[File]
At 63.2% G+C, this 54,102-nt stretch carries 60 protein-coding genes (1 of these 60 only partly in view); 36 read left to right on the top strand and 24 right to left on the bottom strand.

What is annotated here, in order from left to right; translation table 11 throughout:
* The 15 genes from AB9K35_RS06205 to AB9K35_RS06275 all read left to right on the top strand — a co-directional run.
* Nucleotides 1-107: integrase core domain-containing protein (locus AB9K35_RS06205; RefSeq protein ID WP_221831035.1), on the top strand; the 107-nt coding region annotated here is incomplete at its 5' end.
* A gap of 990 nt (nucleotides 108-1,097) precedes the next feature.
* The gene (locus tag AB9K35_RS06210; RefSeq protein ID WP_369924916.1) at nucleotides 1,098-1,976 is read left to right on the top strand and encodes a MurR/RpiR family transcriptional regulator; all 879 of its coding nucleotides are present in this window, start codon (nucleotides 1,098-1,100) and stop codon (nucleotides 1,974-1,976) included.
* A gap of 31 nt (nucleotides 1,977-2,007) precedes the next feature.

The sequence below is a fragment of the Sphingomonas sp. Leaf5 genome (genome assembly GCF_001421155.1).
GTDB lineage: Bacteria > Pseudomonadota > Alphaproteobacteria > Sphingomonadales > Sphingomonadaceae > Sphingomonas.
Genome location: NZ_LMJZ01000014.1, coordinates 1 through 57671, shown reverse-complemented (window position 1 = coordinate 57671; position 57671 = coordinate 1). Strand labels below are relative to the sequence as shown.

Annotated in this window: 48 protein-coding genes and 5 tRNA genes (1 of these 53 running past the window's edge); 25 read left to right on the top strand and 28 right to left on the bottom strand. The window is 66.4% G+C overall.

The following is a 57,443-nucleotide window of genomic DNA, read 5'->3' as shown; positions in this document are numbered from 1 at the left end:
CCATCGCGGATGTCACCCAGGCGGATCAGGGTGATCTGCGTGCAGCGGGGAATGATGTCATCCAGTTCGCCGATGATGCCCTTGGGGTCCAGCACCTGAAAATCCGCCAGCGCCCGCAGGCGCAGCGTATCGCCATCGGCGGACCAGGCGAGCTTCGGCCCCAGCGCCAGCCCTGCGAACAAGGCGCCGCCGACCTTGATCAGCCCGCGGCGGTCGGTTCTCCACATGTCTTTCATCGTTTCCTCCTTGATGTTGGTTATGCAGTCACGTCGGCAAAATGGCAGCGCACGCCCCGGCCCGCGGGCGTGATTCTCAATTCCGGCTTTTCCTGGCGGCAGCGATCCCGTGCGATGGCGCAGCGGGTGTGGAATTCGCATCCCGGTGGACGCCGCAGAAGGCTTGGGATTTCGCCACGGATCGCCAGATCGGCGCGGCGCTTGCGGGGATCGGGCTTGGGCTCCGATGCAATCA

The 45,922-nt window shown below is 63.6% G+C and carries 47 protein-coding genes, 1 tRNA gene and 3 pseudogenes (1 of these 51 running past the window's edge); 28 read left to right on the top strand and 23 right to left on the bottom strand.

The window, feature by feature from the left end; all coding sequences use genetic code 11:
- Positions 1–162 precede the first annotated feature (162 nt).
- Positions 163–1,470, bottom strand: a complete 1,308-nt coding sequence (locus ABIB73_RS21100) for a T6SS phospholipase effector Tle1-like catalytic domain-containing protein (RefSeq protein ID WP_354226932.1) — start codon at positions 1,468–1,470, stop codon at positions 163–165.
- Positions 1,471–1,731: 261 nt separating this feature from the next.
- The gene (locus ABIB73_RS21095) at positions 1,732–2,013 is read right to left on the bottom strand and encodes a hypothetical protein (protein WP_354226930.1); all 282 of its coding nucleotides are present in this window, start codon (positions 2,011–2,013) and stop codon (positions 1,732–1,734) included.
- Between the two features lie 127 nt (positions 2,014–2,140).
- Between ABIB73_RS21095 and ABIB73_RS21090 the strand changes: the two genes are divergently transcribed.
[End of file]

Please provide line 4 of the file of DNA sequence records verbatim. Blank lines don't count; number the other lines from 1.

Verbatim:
* Nucleotides 1-107: integrase core domain-containing protein (locus AB9K35_RS06205; RefSeq protein ID WP_221831035.1), on the top strand; the 107-nt coding region annotated here is incomplete at its 5' end.